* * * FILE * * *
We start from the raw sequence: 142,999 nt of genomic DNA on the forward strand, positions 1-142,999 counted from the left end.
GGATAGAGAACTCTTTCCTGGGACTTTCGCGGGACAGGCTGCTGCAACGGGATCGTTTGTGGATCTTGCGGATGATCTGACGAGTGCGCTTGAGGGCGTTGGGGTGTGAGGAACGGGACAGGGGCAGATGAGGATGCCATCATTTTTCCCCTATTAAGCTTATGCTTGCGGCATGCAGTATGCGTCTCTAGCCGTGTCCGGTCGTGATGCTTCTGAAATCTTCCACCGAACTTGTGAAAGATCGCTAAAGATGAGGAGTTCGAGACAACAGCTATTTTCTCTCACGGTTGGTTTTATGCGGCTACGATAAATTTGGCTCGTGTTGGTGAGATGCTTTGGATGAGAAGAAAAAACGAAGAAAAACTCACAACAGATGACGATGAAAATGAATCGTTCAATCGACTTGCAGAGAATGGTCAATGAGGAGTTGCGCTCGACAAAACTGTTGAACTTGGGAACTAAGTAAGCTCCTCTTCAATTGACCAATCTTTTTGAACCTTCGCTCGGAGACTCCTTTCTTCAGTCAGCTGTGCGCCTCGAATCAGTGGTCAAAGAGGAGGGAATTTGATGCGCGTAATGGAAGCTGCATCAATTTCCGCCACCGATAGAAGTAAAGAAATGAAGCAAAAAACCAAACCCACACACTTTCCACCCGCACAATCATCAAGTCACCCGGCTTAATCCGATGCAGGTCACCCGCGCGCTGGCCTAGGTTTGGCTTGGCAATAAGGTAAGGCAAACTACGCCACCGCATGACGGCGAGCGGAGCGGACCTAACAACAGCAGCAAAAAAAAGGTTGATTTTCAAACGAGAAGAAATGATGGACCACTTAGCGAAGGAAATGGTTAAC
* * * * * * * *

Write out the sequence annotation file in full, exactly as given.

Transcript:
We start from the raw sequence: 142,999 nt of genomic DNA on the forward strand, positions 1-142,999 counted from the left end.
GGATAGAGAACTCTTTCCTGGGACTTTCGCGGGACAGGCTGCTGCAACGGGATCGTTTGTGGATCTTGCGGATGATCTGACGAGTGCGCTTGAGGGCGTTGGGGTGTGAGGAACGGGACAGGGGCAGATGAGGATGCCATCATTTTTCCCCTATTAAGCTTATGCTTGCGGCATGCAGTATGCGTCTCTAGCCGTGTCCGGTCGTGATGCTTCTGAAATCTTCCACCGAACTTGTGAAAGATCGCTAAAGATGAGGAGTTCGAGACAACAGCTATTTTCTCTCACGGTTGGTTTTATGCGGCTACGATAAATTTGGCTCGTGTTGGTGAGATGCTTTGGATGAGAAGAAAAAACGAAGAAAAACTCACAACAGATGACGATGAAAATGAATCGTTCAATCGACTTGCAGAGAATGGTCAATGAGGAGTTGCGCTCGACAAAACTGTTGAACTTGGGAACTAAGTAAGCTCCTCTTCAATTGACCAATCTTTTTGAACCTTCGCTCGGAGACTCCTTTCTTCAGTCAGCTGTGCGCCTCGAATCAGTGGTCAAAGAGGAGGGAATTTGATGCGCGTAATGGAAGCTGCATCAATTTCCGCCACCGATAGAAGTAAAGAAATGAAGCAAAAAACCAAACCCACACACTTTCCACCCGCACAATCATCAAGTCACCCGGCTTAATCCGATGCAGGTCACCCGCGCGCTGGCCTAGGTTTGGCTTGGCAATAAGGTAAGGCAAACTACGCCACCGCATGACGGCGAGCGGAGCGGACCTAACAACAGCAGCAAAAAAAAGGTTGATTTTCAAACGAGAAGAAATGATGGACCACTTAGCGAAGGAAATGGTTAAC